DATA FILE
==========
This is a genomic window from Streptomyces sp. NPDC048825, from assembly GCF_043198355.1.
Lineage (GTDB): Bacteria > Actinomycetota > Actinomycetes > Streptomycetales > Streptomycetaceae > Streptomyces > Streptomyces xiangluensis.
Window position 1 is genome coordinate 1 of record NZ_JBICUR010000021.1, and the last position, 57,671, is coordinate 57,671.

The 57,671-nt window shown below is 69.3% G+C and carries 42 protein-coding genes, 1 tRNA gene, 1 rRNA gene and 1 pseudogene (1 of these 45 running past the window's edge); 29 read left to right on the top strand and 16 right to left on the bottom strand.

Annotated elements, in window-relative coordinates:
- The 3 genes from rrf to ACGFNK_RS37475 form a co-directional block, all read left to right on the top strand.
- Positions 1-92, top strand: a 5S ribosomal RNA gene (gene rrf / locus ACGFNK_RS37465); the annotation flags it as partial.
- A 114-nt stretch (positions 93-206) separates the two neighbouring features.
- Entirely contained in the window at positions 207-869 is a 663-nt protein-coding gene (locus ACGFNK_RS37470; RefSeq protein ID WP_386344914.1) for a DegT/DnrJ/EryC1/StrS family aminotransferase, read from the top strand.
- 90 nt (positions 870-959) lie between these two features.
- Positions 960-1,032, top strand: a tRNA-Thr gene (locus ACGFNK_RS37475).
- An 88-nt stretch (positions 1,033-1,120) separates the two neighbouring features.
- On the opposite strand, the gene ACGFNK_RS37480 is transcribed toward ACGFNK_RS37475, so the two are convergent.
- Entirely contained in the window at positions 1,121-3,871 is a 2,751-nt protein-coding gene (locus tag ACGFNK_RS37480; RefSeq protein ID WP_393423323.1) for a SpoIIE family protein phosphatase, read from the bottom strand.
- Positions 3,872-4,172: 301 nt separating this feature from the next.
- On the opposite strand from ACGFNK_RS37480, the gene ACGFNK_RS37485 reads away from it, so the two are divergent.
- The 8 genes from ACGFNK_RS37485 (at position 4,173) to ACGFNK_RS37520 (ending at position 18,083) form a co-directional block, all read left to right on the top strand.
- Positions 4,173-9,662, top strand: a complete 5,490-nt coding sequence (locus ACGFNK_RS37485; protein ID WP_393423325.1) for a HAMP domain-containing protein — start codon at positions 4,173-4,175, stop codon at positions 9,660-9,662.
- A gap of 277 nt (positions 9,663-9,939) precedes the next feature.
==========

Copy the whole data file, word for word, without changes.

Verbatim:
This is a genomic window from Streptomyces sp. NPDC048825, from assembly GCF_043198355.1.
Lineage (GTDB): Bacteria > Actinomycetota > Actinomycetes > Streptomycetales > Streptomycetaceae > Streptomyces > Streptomyces xiangluensis.
Window position 1 is genome coordinate 1 of record NZ_JBICUR010000021.1, and the last position, 57,671, is coordinate 57,671.

The 57,671-nt window shown below is 69.3% G+C and carries 42 protein-coding genes, 1 tRNA gene, 1 rRNA gene and 1 pseudogene (1 of these 45 running past the window's edge); 29 read left to right on the top strand and 16 right to left on the bottom strand.

Annotated elements, in window-relative coordinates:
- The 3 genes from rrf to ACGFNK_RS37475 form a co-directional block, all read left to right on the top strand.
- Positions 1-92, top strand: a 5S ribosomal RNA gene (gene rrf / locus ACGFNK_RS37465); the annotation flags it as partial.
- A 114-nt stretch (positions 93-206) separates the two neighbouring features.
- Entirely contained in the window at positions 207-869 is a 663-nt protein-coding gene (locus ACGFNK_RS37470; RefSeq protein ID WP_386344914.1) for a DegT/DnrJ/EryC1/StrS family aminotransferase, read from the top strand.
- 90 nt (positions 870-959) lie between these two features.
- Positions 960-1,032, top strand: a tRNA-Thr gene (locus ACGFNK_RS37475).
- An 88-nt stretch (positions 1,033-1,120) separates the two neighbouring features.
- On the opposite strand, the gene ACGFNK_RS37480 is transcribed toward ACGFNK_RS37475, so the two are convergent.
- Entirely contained in the window at positions 1,121-3,871 is a 2,751-nt protein-coding gene (locus tag ACGFNK_RS37480; RefSeq protein ID WP_393423323.1) for a SpoIIE family protein phosphatase, read from the bottom strand.
- Positions 3,872-4,172: 301 nt separating this feature from the next.
- On the opposite strand from ACGFNK_RS37480, the gene ACGFNK_RS37485 reads away from it, so the two are divergent.
- The 8 genes from ACGFNK_RS37485 (at position 4,173) to ACGFNK_RS37520 (ending at position 18,083) form a co-directional block, all read left to right on the top strand.
- Positions 4,173-9,662, top strand: a complete 5,490-nt coding sequence (locus ACGFNK_RS37485; protein ID WP_393423325.1) for a HAMP domain-containing protein — start codon at positions 4,173-4,175, stop codon at positions 9,660-9,662.
- A gap of 277 nt (positions 9,663-9,939) precedes the next feature.